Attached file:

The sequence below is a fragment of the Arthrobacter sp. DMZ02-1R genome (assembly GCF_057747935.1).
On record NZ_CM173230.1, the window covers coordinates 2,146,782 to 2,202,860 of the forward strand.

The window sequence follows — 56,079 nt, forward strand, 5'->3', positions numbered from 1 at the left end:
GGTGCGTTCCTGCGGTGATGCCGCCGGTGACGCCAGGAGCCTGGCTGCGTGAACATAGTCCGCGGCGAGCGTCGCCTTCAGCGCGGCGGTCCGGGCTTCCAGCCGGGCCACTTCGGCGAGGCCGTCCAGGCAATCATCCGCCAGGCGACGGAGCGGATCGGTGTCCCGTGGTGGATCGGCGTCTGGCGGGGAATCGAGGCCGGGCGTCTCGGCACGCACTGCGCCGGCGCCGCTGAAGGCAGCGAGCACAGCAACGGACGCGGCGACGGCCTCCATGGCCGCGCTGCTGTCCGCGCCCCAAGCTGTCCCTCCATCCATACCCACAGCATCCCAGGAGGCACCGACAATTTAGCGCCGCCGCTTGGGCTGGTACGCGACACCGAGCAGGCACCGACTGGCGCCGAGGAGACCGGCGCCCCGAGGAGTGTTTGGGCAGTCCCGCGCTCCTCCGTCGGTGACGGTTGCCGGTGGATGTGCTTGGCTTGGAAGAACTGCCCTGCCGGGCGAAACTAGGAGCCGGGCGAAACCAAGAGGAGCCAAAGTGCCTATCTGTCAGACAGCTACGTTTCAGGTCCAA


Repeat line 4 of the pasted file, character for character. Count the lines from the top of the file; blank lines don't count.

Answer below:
GGTGCGTTCCTGCGGTGATGCCGCCGGTGACGCCAGGAGCCTGGCTGCGTGAACATAGTCCGCGGCGAGCGTCGCCTTCAGCGCGGCGGTCCGGGCTTCCAGCCGGGCCACTTCGGCGAGGCCGTCCAGGCAATCATCCGCCAGGCGACGGAGCGGATCGGTGTCCCGTGGTGGATCGGCGTCTGGCGGGGAATCGAGGCCGGGCGTCTCGGCACGCACTGCGCCGGCGCCGCTGAAGGCAGCGAGCACAGCAACGGACGCGGCGACGGCCTCCATGGCCGCGCTGCTGTCCGCGCCCCAAGCTGTCCCTCCATCCATACCCACAGCATCCCAGGAGGCACCGACAATTTAGCGCCGCCGCTTGGGCTGGTACGCGACACCGAGCAGGCACCGACTGGCGCCGAGGAGACCGGCGCCCCGAGGAGTGTTTGGGCAGTCCCGCGCTCCTCCGTCGGTGACGGTTGCCGGTGGATGTGCTTGGCTTGGAAGAACTGCCCTGCCGGGCGAAACTAGGAGCCGGGCGAAACCAAGAGGAGCCAAAGTGCCTATCTGTCAGACAGCTACGTTTCAGGTCCAA